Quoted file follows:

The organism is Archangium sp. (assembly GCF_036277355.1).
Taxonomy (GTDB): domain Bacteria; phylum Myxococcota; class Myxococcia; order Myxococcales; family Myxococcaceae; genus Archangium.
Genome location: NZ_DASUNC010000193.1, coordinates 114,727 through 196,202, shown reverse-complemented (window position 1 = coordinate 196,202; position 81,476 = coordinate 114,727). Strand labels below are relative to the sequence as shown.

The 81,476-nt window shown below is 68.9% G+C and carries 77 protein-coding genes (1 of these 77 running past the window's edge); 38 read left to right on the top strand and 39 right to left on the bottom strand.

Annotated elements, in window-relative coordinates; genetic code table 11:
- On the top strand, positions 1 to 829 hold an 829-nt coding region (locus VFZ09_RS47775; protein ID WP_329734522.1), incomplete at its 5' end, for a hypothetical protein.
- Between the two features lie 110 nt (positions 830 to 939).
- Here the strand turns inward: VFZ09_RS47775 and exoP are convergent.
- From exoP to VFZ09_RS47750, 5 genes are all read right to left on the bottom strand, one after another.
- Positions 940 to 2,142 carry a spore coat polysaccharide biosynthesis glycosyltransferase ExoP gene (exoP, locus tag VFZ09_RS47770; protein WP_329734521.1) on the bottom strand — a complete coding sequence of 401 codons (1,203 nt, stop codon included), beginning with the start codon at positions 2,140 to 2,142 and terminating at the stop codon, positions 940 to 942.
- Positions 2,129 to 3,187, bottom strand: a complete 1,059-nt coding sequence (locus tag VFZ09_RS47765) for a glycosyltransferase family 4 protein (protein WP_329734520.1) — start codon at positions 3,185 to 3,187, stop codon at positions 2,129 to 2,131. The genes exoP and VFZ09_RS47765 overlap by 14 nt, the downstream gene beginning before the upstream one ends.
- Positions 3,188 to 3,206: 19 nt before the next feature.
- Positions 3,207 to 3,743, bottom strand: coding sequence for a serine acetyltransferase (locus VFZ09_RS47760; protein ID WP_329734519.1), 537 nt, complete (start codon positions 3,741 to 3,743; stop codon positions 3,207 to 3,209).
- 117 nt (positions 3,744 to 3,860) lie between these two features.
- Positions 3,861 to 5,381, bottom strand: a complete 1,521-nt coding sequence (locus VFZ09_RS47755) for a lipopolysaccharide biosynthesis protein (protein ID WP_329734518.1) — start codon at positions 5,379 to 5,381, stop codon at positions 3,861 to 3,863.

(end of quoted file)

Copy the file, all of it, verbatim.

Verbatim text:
The organism is Archangium sp. (assembly GCF_036277355.1).
Taxonomy (GTDB): domain Bacteria; phylum Myxococcota; class Myxococcia; order Myxococcales; family Myxococcaceae; genus Archangium.
Genome location: NZ_DASUNC010000193.1, coordinates 114,727 through 196,202, shown reverse-complemented (window position 1 = coordinate 196,202; position 81,476 = coordinate 114,727). Strand labels below are relative to the sequence as shown.

The 81,476-nt window shown below is 68.9% G+C and carries 77 protein-coding genes (1 of these 77 running past the window's edge); 38 read left to right on the top strand and 39 right to left on the bottom strand.

Annotated elements, in window-relative coordinates; genetic code table 11:
- On the top strand, positions 1 to 829 hold an 829-nt coding region (locus VFZ09_RS47775; protein ID WP_329734522.1), incomplete at its 5' end, for a hypothetical protein.
- Between the two features lie 110 nt (positions 830 to 939).
- Here the strand turns inward: VFZ09_RS47775 and exoP are convergent.
- From exoP to VFZ09_RS47750, 5 genes are all read right to left on the bottom strand, one after another.
- Positions 940 to 2,142 carry a spore coat polysaccharide biosynthesis glycosyltransferase ExoP gene (exoP, locus tag VFZ09_RS47770; protein WP_329734521.1) on the bottom strand — a complete coding sequence of 401 codons (1,203 nt, stop codon included), beginning with the start codon at positions 2,140 to 2,142 and terminating at the stop codon, positions 940 to 942.
- Positions 2,129 to 3,187, bottom strand: a complete 1,059-nt coding sequence (locus tag VFZ09_RS47765) for a glycosyltransferase family 4 protein (protein WP_329734520.1) — start codon at positions 3,185 to 3,187, stop codon at positions 2,129 to 2,131. The genes exoP and VFZ09_RS47765 overlap by 14 nt, the downstream gene beginning before the upstream one ends.
- Positions 3,188 to 3,206: 19 nt before the next feature.
- Positions 3,207 to 3,743, bottom strand: coding sequence for a serine acetyltransferase (locus VFZ09_RS47760; protein ID WP_329734519.1), 537 nt, complete (start codon positions 3,741 to 3,743; stop codon positions 3,207 to 3,209).
- 117 nt (positions 3,744 to 3,860) lie between these two features.
- Positions 3,861 to 5,381, bottom strand: a complete 1,521-nt coding sequence (locus VFZ09_RS47755) for a lipopolysaccharide biosynthesis protein (protein ID WP_329734518.1) — start codon at positions 5,379 to 5,381, stop codon at positions 3,861 to 3,863.